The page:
Thursday, February 26, 2009

The Reader as Sensory Participant

“Description is what makes the reader a sensory participant in the story.” -- Stephen King in On Writing.
I mentioned in an earlier post that writing dialog is one of my strengths. Description falls at the opposite end of the spectrum. In my early writing, some critiquers felt I included too much description. In more recent stories, the opposite has been true. I need to find a balance when writing short-short stories.

I wrote the first and second (and third?) drafts of a story over the last two days. I have the plot figured out -- finally! The dialog needs a little tweaking, but is very close to done. The descriptions, on the other hand, need work, both for the two characters and the setting. I’m going to spend some time this morning reading published flash stories, specifically to see how the authors handle descriptions in their stories. I’ll let what I learn percolate for the rest of the day and begin the next rewrite tomorrow. My goal is to submit the story to my critique group this weekend.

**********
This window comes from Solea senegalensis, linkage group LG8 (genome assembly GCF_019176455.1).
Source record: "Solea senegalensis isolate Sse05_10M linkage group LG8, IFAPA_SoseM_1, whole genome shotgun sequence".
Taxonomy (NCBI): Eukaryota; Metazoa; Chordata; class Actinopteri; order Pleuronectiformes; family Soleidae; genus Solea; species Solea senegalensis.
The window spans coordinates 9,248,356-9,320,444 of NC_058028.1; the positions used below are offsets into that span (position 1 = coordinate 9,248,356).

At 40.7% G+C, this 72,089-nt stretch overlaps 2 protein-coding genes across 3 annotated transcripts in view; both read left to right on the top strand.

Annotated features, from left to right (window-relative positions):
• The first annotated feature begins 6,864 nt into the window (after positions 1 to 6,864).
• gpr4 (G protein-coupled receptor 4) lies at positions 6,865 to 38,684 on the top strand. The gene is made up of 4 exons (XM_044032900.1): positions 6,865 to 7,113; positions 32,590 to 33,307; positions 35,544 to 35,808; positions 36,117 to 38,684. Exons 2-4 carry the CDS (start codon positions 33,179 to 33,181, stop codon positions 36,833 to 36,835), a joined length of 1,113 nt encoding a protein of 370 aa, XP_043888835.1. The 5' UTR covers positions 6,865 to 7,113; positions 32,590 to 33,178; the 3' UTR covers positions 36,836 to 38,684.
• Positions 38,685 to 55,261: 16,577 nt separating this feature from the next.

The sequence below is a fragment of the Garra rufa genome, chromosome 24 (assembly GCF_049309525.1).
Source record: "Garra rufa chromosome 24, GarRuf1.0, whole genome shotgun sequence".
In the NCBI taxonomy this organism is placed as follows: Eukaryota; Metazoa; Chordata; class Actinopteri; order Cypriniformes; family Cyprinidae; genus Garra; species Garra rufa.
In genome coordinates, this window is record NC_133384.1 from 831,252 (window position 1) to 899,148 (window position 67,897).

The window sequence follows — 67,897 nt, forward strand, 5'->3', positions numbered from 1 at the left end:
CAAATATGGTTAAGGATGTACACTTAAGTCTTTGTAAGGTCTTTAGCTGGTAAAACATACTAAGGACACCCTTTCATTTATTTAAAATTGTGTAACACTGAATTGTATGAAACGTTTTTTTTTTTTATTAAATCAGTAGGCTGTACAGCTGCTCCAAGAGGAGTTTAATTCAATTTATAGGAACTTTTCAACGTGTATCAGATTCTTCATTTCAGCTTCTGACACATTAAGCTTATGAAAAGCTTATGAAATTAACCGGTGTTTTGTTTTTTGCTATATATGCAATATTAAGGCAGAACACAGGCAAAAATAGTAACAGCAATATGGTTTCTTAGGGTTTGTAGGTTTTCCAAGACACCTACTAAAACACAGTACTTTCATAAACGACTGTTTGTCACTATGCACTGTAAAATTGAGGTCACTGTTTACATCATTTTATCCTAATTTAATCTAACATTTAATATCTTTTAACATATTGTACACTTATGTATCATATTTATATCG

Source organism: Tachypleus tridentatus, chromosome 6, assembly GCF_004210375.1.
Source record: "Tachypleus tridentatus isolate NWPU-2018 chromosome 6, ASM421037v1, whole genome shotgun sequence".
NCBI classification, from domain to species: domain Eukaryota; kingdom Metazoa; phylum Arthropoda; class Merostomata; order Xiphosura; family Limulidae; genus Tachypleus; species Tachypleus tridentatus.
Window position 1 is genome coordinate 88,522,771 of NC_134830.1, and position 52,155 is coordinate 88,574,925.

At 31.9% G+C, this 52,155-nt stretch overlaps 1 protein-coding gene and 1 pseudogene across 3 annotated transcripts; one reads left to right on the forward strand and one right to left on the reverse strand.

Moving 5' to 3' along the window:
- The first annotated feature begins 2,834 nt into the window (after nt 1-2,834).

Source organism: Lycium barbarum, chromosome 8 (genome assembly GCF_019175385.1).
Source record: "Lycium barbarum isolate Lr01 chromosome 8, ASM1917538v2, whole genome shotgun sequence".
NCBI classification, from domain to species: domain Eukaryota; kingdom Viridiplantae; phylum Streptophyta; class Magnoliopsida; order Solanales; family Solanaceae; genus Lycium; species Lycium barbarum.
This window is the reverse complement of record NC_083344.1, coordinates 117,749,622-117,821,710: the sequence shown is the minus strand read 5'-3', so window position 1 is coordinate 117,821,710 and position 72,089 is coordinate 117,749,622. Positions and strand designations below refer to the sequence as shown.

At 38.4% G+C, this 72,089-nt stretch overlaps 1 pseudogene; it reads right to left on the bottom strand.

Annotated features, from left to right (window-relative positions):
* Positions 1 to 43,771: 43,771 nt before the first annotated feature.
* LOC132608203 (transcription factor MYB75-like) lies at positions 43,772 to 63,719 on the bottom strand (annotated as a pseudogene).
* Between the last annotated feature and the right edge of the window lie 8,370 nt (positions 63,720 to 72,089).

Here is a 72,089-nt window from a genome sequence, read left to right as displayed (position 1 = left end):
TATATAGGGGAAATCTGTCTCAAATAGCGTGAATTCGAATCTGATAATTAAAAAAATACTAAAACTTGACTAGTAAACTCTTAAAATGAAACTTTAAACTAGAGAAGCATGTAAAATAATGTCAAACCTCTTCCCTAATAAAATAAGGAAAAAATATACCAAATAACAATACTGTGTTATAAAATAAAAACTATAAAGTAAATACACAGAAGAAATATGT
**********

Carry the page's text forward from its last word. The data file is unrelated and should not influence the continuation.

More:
1 comment:

Koala Bear Writer said...

Funny how great description is one of those things you don't really notice, but bad description just jumps off the page at you. Love your idea of reading published stories to see how other authors handle it--that's something I often do! :)